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Future technology won't solve our climate crisis



The Morrison government has recently reiterated that they won’t make a commitment to net-zero emissions by 2050, instead announcing a ‘technology road map’ and focusing on hydrogen and lithium technologies to help us achieve our Paris agreement targets.

In this Fiona Katauskas cartoon, An alien asks, 'Take me to your best hope for avoiding a climate catastrophe'. Someone comments, 'Guess that rules out our leader'. Cartoon Fiona Katauskas

Putting aside that to uphold our end of the Paris agreement, we will have to become carbon neutral by 2050, the idea that new and emerging technologies will save us from the climate crisis is a popular one, even outside of the government. New technology is created all the time, and surely those smart scientists can find a new way to make our transition to carbon-neutral quick and painless.

Unfortunately, when it comes to limiting our emissions there’s no silver bullet, and there’s unlikely to be one before we hit an increase of 1.5 degrees. However, scientists do say that we already have all the technology we need to get to net-zero.

What we don’t have is the political willpower.

ClimateWorks Australia’s Anna Skarbek and Anna Malos explain in a piece for The Conversation that the electricity, transport, and land sectors all have the technology to be able to significantly cut their emissions, without economic disruption. This can be done in the land sector by revegetation and forestation, in electricity generation by increasing renewables and phasing out coal, in transport by introducing vehicle emission standards and shifting to non-carbon vehicles, and in construction by updating standards for buildings and appliances.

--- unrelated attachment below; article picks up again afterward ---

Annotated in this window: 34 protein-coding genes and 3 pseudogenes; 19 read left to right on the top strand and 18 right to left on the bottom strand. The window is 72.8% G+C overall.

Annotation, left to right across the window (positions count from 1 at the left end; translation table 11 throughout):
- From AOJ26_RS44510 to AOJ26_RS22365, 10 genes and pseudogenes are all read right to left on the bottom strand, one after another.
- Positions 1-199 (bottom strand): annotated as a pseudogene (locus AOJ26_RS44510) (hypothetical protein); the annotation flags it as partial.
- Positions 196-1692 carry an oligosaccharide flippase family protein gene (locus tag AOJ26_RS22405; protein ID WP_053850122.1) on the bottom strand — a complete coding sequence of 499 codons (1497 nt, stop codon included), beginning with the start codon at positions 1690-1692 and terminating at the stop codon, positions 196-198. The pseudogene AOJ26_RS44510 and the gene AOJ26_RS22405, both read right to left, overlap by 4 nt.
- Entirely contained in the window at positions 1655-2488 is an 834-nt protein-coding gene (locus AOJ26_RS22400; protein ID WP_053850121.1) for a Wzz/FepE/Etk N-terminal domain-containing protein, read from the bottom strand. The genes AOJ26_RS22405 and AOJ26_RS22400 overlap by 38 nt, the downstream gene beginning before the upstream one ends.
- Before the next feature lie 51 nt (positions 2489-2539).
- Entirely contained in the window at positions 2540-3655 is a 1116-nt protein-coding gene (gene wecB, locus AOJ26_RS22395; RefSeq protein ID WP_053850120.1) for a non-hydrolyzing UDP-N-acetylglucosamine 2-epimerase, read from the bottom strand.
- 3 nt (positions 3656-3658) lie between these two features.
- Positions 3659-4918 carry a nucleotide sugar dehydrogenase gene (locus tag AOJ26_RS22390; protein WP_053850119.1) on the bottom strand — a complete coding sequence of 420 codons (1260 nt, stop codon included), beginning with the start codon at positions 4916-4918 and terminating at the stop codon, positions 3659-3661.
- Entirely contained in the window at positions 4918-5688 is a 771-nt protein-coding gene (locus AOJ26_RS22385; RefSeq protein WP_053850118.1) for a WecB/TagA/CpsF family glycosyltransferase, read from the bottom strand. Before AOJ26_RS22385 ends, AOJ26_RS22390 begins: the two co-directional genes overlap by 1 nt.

None of these changes are unachievable or unrealistic. Many of these regulations have already been implemented in places like the European UnionWith proper planning and policy, the route to net-zero is a lot less painful then it seems. 


'Although focusing on shiny new technologies can be exciting, it shouldn’t be at the expense of investing in the technologies we already know work.'


For example, state government initiatives, previous government investments, and market forces have already helped Australia meet its 2020 renewable energy target — meaning 23.5 per cent of our energy production is renewable.

This is a great start, but there’s still a long way to go to net-zero. This is where the Morrison government thinks that new technologies will be able to plug the gap, allowing them to continue on with business as usual.

But although renewables such as wind and solar are tried and tested, and can even be cheaper than non-renewable energy, the technologies that the Morrison government are looking into are still in their infancy.

Hydrogen, for example, is a technology that has been talked about for decades as a revolutionary product for manfacturing heat, electricity generation, and transport, but has had relatively few successes. 

There have been advances in the research. Currently, hydrogen fuel cells are at the stage of being technologically ready, but not yet commercially viable. This will change as more research is done and investments are made, and CSIRO sees hydrogen as one day becoming a profitable export for Australia.